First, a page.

Tip #1 Take photos in the Cemetery of Colon (Necropolis de Colon)
If you like taking dramatic black and white photographs, you should visit the Cemetery of Colon in Vedado, which is overflowing with extravagant white marble statues and mausoleums from the 19th and 20th centuries. The cemetery is vast and park-like and contains the elaborate tombstones of famous as well as not-so-famous Cubans.
One tomb you shouldn’t miss is that of Amelia Goyri, a well-to-do lady who died in childbirth and was buried with her child. Her fame is based on two miracles connected with her burial. The grave is marked by a life-size statue of Amelia holding a baby in one arm and a large cross in the other. Local people – mostly women – visit the grave to pray for the health of mothers and babies, leaving flowers at the feet of “La Milagrosa”, the miraculous one. Continue reading Havana Landmarks – some tips
Is it the sumptuous inefficiency of those exaggerated fins and curvy bumpers? Is it the friendly smile of an old front grille? Or the dignity of really heavy metal? Is it the innocent joy in colors other than black, white and silver?
A short stroll around any Cuban town – especially Havana – reveals a Buena Vista Social Club of aging Pontiacs and Chevvies, Plymouths and Fords (to say nothing of long-lost DeSotos and Packards, Studebakers and Nashes). You see them parked along the sidestreets, waiting patiently to be admired by an enchanted photographer. You see them rolling past in the form of taxis trawling for fares. It’s like finding the certainties of your childhood again. And these solid certainties of yesteryear have survived for so long in Cuba. Continue reading What is it about vintage cars?
Let’s talk about money. How much do things cost in Cuba? Well, prices can vary considerably.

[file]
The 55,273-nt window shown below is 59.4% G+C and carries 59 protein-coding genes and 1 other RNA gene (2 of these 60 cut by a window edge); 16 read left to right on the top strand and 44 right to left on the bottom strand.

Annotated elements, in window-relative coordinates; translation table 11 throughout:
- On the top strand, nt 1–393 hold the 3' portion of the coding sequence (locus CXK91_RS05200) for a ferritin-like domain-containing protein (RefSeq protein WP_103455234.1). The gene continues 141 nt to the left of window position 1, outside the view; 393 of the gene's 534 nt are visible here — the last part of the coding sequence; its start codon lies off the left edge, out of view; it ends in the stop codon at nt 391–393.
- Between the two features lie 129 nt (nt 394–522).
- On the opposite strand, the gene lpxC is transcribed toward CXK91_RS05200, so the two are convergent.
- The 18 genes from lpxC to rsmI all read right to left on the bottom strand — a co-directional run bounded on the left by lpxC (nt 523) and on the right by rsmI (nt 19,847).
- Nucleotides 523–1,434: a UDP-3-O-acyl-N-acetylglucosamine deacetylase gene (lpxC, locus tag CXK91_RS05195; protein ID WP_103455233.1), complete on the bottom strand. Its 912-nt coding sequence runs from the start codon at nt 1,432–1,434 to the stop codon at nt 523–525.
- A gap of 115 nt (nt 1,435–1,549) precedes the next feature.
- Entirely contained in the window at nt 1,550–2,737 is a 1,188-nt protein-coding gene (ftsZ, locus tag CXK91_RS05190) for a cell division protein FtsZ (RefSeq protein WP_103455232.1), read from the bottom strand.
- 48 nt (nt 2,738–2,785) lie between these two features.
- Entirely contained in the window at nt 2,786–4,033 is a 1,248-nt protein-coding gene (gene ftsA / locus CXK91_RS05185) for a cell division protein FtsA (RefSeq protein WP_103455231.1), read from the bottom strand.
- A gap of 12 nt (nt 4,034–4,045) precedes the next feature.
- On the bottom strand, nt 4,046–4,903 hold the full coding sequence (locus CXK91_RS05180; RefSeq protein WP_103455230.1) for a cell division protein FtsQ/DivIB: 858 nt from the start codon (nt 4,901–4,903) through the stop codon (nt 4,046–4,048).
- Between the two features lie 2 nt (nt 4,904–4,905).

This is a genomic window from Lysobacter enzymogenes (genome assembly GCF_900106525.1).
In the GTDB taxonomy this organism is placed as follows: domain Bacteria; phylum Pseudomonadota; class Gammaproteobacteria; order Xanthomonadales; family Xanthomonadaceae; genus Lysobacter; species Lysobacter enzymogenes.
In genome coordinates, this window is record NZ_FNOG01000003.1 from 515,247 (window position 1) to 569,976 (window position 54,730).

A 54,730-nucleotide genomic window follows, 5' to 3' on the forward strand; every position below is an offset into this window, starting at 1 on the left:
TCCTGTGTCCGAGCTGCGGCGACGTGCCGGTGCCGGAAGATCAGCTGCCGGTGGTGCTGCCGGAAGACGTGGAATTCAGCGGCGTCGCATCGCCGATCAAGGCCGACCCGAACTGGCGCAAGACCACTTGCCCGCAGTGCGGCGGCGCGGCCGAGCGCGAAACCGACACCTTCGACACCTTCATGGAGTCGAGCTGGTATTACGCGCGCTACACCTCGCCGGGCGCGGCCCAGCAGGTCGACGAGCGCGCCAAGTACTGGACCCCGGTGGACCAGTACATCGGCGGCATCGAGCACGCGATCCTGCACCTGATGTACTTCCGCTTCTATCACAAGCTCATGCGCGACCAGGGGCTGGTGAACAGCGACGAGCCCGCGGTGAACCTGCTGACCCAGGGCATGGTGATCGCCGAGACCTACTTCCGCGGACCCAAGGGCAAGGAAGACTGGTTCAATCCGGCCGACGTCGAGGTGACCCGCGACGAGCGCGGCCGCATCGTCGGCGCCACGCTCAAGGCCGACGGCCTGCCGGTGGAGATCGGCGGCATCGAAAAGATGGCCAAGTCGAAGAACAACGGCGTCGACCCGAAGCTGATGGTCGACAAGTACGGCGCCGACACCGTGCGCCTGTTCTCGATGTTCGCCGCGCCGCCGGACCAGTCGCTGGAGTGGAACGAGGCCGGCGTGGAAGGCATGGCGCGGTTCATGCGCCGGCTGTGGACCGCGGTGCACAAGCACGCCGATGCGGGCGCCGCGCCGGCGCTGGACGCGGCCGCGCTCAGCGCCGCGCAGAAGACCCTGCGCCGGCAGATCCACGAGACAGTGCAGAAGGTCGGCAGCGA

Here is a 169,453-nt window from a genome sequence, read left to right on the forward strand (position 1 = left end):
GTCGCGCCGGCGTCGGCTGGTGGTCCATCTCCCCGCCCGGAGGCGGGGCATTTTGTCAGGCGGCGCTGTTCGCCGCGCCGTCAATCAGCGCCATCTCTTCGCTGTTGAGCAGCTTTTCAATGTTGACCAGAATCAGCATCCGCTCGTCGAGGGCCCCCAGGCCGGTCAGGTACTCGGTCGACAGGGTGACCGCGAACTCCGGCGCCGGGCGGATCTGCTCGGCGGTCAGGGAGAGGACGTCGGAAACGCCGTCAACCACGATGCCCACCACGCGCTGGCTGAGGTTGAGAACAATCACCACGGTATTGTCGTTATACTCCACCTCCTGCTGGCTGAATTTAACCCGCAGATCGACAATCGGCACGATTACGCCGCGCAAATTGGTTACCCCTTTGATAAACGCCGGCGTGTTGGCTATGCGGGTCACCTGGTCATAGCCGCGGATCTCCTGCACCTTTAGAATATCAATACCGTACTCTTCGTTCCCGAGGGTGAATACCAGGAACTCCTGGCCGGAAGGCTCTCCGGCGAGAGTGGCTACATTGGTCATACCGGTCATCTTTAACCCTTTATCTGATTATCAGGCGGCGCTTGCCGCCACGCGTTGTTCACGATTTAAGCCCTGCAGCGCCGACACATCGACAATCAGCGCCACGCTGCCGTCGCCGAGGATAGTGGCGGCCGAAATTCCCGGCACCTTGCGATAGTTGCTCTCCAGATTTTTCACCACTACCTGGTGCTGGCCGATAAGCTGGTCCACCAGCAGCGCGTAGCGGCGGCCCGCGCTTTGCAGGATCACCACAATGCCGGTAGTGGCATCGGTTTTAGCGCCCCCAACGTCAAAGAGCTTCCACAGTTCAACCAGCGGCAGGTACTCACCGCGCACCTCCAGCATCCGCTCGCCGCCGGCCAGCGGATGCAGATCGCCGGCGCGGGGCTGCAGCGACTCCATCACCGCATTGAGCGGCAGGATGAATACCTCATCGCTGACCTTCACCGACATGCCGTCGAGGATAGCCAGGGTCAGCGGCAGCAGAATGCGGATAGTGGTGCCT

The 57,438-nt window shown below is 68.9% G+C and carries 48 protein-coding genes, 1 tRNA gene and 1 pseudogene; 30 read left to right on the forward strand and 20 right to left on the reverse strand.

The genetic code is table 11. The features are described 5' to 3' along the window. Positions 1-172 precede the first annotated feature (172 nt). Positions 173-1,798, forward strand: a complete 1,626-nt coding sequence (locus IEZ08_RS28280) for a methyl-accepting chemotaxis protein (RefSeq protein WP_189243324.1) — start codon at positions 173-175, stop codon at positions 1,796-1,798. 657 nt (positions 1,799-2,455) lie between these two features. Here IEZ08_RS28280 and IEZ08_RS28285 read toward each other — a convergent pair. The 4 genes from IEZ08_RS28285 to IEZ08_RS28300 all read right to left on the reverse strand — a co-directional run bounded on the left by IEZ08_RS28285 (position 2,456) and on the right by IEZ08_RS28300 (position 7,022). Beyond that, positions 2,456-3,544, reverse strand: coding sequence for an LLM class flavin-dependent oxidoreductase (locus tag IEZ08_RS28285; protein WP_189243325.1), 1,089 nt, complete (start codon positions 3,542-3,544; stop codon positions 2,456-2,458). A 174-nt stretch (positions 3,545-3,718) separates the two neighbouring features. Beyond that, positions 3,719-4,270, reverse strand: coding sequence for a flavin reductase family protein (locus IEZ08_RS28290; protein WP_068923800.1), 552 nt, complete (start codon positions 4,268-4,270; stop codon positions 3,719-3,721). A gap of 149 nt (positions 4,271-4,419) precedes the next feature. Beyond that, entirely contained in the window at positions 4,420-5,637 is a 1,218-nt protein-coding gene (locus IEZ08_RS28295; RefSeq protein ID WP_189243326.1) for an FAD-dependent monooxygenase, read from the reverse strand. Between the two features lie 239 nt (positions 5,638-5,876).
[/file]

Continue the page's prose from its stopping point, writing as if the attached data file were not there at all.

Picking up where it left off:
Luxury beach hotels are certainly not cheap. You can pay from $100 to $300 a day for a double room with meals. But, as this blog keeps telling you, touring Cuba doesn’t need to be wildly expensive. You can stay at a clean and welcoming casa particular (a room with bath in a private home) for about US$25 a night. Food is not expensive either. Main meals are anywhere from $8 to $20, depending on the type of restaurant. And you can even eat at your casa particular, enjoying some of the best meals available in Cuba. Fruits like guavas, pineapples, papaya etc. are tasty and reasonable. Even fish and lobster aren’t expensive. When you go out, a fruit juice in a café is $2; a beer is $1.50. A taxi ride through Havana starts at $5. By North American or European standards those are not high prices. Plus, they have the added advantage of giving Cubans jobs and a decent income. Continue reading Cuba on a shoestring?
While wandering down Obispo in Havana’s picturesque pedestrian zone, Julian and I came upon a hotel with considerable character called ‘Ambos Mundos’.
“What does that mean?” I asked my Cuban friend.
“Yes, it’s a strange name,” he answered, “It means ‘both worlds’, as in the best of both worlds.”
It turns out that Ernest Hemingway, the American author most closely connected with Cuba, lived at the Ambos Mundos from 1932 to 1939. It’s where he started writing his famous book For Whom the Bell Tolls Continue reading The Ambos Mundos: Hemingway’s hotel in Havana